A File backup set, as I understand it, places the catalog in the backup set itself, thus increasing the apparent size of the backup set. If forced to guess, I'd guess that this what you are seeing.

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Hi Howard and a big thanks. That seems to have solved my problem, all I did was remove the compress in software and the file size is identicle to the source data's folder. Now I'm just wondering why with software compression does the size increase instead of decrease silightly. I mean if the files are already compressed then it should do nothing and I'm pretty sure that there is always something that can be compressed slightly, even if it's only a few bytes. Oh well, at least now the backups won't take up more space then the original folder.

To answer your question this was a disk backup set, that is why I was confused as to the larger size. In the file backup, the catalogue files are integrated with the backup and that I would understand that it would be larger (but not by double the size!!)

Now I guess I just have to leave the compression off. I have the 6.0 pro version, I wonder if the 6.5 has a better compression algorithm than the 6.0 and will only compress what can be compressed. I wouldn't want to purchase the upgrade and have the same thing happen again.

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There are a number of compression algorithms that may be used by hardware/software.

 

 

 

Some algorithms can cause an increase in the file size, especially if the file has already been compressed by particular algorithms.

 

 

 

It's in the mathematics of the algorithms, and does depend on the particular date being compressed. I haven't looked at the subject in a few years, so I do not recall all the details.

 

 

 

Are you doing hardware compression, as well as software compression?

 

 

 

I back up to an NTFS volume, but I've got NTFS compression disabled.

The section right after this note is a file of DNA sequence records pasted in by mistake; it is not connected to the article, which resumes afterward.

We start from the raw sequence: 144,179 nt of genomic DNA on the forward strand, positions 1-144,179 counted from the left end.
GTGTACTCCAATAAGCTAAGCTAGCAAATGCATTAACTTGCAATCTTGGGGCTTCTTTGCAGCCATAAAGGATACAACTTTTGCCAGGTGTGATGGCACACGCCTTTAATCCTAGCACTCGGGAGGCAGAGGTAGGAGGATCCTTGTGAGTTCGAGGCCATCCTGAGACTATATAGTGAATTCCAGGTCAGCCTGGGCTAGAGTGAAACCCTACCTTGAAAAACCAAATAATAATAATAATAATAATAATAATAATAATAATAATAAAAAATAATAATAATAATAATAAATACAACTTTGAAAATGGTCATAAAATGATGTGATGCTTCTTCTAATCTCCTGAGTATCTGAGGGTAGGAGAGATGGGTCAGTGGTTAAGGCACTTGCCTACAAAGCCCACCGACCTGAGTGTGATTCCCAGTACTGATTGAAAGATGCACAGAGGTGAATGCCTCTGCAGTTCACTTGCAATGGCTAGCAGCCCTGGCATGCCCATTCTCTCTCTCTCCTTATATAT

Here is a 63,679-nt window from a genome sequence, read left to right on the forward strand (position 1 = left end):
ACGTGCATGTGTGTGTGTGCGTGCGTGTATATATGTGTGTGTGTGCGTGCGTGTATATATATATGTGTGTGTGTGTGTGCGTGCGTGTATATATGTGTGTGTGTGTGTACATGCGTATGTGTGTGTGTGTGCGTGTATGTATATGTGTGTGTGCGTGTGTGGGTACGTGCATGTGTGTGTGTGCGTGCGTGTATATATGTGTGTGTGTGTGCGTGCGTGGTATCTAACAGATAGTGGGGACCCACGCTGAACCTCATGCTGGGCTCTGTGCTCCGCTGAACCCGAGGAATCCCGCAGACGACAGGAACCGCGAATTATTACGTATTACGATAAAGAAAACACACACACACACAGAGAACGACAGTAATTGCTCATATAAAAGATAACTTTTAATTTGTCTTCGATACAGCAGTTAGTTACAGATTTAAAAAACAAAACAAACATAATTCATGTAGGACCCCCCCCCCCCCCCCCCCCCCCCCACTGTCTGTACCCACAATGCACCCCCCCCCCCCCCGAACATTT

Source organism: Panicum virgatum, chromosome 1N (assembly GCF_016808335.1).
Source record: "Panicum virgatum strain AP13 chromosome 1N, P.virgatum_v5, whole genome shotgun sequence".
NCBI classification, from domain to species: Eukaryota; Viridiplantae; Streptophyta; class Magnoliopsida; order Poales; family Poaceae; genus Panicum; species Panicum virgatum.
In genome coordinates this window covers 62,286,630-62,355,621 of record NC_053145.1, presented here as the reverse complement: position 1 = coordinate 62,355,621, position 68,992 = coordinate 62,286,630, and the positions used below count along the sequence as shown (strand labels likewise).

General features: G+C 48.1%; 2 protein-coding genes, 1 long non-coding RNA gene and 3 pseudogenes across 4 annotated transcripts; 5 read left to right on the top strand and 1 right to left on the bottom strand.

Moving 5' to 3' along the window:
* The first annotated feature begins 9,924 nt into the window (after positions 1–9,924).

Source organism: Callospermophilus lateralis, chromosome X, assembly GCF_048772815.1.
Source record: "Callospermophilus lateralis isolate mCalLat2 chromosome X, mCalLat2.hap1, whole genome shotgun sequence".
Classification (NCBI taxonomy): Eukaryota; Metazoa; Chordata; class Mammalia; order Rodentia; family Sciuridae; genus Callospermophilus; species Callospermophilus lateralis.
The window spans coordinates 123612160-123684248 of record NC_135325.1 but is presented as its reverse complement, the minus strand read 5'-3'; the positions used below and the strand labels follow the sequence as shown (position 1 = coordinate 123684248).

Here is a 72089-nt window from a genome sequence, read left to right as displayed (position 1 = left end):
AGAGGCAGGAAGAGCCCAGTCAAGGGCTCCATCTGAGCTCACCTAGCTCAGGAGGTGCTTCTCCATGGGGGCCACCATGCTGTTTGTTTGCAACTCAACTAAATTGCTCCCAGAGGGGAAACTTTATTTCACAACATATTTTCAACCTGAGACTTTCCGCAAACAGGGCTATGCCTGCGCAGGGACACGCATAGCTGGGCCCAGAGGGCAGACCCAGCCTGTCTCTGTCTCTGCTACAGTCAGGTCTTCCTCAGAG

Dunno what would happen if I enabled NTFS compression.

 

Could that be the problem?

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Hi, I too am backing up to a NTFS volume but I do believe that the NTFS compression is off. When I right click on all of my drives and in the Properties section at the bottom where it says "compress volume to save space" it is not checked.

I was only using the software compression that is in Retrospect and it caused the backups to be much greater than the source data. Since I removed the software compression in Retrospect, all the backups seem to be about the same size as the source data.

 

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Here's a demonstration of compression increasing a file's size:

 

1. Create a text file consisting of the 26 lletters of the Latin alphabet as a single string.

File size is 26. Let's call this letters.txt.

 

2. Now, using your favorite program, create a .zip for that file. In my case, using defaiult options, the size of the .zip file is 146.

 

3. OK, now make a copy of letters.txt and name the copy 16letters.txt. In letters.txt create 16 lines, each consisting of the 26 letters of the Latin alphabet. File size is now 446.

 

4. Now create a .zip of 16letters.txt. In my case, using default options, the size of the .zip fie is 159 bytes.

 

5. Now, let's get adventuresome.

 

You now have 16letters.zip, a highly compressed file of 159 bytes.

So; let's get greedy, let's try zipping the 16letters.zip file.

Doing so, using default options, I find the the .zip of the .zip has 243 bytes.

 

 

Why does this occur?

 

Because the algorithm used by the zip program cannot compress letters.txt, but can do quite good compression of 16letters.txt.

 

Ditto for 16letters.zip.